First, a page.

Hooboy. This Is a Perfect Piece of Luggage.

Make airports handsome again!

By Shari Gab

Arlo Skye: New York-Made Luggage for the Dapper Adventurer
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04 August 2016

What do you get when you cross Louis Vuitton and Tumi? (Besides a hole where that wad of cash in your pocket used to be.)

If you know what’s good for you, this:

Arlo Skye, a locally designed luggage collection that weds travel-tough strength with old-school, jetsetting style. Best part: they’ll leave you with some loot left over for the actual traveling part.

As is the brainchild of Denielle Wolfe (whose previous design gigs include Kate Spade, Coach and Tumi), former Louis Vuitton exec Mayur Bhatnagar and Mauricio Issa Llano, industrial designer and engineer.

The label’s ethos: traveling is stressful, and anything to streamline the process can help. So Wolfe and Bhatnagar agonized over technical and design details, resulting in a carry-on that takes all the little things people desire in luggage and does them really well.

The pieces are all light (coming in at a mere 9.2 pounds) and include a built-in charger that works 75 percent faster than comparable devices, has two USB ports and tucks under the handle or easily removes in the case of an unexpected at-the-gate check.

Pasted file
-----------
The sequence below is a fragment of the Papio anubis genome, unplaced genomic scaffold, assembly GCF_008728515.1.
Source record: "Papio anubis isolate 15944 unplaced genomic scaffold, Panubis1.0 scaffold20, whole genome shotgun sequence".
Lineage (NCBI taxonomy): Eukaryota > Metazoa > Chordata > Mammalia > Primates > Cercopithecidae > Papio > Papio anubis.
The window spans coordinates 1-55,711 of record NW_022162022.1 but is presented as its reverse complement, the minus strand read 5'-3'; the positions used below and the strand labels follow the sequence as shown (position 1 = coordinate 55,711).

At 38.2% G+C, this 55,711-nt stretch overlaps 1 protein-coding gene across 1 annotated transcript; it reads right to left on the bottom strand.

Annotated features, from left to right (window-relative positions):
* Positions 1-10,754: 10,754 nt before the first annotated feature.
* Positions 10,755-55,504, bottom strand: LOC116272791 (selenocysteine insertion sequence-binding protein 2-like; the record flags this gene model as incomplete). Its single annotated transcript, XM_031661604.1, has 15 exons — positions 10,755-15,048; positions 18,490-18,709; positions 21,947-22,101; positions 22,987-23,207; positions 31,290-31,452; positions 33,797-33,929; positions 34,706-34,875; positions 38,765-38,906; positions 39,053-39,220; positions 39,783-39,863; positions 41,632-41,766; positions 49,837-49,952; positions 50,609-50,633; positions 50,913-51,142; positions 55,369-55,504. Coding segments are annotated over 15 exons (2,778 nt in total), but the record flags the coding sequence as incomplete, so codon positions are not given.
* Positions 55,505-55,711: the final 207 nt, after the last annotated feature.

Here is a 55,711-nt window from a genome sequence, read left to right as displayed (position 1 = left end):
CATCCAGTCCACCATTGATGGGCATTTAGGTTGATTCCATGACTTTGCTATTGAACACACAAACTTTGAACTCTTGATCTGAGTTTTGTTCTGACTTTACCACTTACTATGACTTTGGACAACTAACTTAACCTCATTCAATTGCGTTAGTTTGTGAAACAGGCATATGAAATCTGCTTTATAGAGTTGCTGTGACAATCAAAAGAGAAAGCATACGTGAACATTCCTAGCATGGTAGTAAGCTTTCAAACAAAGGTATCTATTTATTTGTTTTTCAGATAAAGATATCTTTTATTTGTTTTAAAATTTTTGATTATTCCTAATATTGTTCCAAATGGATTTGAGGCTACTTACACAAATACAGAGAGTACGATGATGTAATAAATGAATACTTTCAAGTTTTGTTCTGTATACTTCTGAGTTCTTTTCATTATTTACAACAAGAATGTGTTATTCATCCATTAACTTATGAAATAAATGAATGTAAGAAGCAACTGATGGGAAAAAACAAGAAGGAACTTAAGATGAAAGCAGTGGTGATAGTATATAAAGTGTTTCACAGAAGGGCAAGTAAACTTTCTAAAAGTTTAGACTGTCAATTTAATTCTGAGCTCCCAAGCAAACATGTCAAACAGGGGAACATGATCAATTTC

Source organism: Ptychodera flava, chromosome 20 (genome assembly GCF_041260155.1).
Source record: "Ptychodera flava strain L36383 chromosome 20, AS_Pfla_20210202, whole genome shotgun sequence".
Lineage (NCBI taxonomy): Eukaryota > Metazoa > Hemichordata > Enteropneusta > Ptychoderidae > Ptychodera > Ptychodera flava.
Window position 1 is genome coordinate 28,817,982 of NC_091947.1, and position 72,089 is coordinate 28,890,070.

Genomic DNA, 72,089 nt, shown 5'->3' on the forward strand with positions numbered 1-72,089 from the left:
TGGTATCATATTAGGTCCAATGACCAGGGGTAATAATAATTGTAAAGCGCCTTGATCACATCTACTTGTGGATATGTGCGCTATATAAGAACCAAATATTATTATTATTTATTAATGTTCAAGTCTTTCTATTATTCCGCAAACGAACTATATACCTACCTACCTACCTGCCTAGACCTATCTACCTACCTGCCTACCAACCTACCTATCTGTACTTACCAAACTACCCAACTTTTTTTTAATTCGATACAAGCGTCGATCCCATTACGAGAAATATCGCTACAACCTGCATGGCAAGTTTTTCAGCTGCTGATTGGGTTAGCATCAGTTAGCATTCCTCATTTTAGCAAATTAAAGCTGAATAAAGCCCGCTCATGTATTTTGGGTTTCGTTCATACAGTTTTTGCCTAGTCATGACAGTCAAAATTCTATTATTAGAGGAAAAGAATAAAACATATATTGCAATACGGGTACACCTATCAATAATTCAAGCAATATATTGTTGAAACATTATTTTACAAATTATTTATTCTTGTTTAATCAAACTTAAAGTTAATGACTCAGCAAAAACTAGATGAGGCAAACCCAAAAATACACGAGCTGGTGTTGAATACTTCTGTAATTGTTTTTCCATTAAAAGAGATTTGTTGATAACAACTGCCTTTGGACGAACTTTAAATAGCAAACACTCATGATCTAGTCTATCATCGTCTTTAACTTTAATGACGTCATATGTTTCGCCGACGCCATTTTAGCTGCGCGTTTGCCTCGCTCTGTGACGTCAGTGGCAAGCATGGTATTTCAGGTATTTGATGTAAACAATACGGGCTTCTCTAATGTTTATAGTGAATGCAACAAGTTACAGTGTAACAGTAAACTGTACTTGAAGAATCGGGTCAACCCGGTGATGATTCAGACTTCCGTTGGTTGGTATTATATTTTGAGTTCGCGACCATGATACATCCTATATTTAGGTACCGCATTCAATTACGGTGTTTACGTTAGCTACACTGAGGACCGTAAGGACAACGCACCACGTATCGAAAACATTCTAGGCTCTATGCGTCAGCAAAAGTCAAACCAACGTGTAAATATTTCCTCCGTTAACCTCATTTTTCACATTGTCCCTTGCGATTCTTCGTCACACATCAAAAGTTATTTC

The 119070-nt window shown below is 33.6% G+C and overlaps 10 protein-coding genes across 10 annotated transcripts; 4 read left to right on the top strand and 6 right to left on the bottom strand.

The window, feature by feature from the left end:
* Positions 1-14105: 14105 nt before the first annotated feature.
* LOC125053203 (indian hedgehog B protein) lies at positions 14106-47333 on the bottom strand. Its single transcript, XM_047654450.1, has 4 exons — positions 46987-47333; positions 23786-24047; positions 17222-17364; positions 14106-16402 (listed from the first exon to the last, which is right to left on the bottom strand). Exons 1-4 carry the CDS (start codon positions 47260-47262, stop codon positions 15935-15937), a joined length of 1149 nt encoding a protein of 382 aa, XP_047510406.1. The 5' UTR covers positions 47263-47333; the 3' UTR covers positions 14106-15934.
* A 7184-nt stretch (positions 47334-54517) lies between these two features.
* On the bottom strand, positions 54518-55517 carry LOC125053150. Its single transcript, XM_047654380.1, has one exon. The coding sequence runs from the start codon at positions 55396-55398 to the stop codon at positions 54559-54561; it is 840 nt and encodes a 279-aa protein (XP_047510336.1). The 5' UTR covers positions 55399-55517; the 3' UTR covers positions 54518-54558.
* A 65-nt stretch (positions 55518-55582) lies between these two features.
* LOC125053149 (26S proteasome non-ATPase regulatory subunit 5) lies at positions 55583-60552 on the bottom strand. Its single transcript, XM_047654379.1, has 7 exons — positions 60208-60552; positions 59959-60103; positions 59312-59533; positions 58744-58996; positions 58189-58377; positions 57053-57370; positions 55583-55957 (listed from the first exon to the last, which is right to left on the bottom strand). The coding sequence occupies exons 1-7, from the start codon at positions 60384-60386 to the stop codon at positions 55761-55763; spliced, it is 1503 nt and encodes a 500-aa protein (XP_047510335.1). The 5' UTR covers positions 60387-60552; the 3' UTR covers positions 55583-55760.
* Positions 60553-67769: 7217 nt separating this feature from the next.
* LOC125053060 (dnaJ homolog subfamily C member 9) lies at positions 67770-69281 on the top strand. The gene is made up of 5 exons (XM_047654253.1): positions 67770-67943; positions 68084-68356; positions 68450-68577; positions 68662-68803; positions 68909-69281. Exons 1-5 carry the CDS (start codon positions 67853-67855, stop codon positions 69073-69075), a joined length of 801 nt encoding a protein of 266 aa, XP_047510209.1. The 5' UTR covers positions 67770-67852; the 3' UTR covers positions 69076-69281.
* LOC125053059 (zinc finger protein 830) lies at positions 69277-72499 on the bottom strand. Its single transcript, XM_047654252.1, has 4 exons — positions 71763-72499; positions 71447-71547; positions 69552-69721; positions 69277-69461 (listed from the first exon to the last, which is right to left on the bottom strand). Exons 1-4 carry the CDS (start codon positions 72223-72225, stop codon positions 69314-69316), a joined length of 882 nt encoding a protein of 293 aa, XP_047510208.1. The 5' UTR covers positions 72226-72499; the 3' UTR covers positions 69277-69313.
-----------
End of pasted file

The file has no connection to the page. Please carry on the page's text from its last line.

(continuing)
The handle itself is hand-stitched, full-grain leather, and the wheels feature a proprietary design that rolls 15 percent quieter than polyurethane models. The body of the cases, meanwhile, features an aluminum-magnesium alloy that makes it 2.3 times stronger than the polycarbonate of most standard makes.  

Additional Arlo perks include two removable packing panels, two shoe bags, one laundry bag, a dust bag for storage, a full-grain leather name tag and a set of exclusive illustrated postcards inspired by “The Art of Daydreaming.”

It’s simple. It’s elegant. And it’s now available for preorder for a October delivery (and shipping is free anywhere in the States).

Not the right bag for you? Send it back — Arlo also offers a hassle-free 100-day free trial. Wed that with a $495 price point, and they’re practically begging you to try one out.

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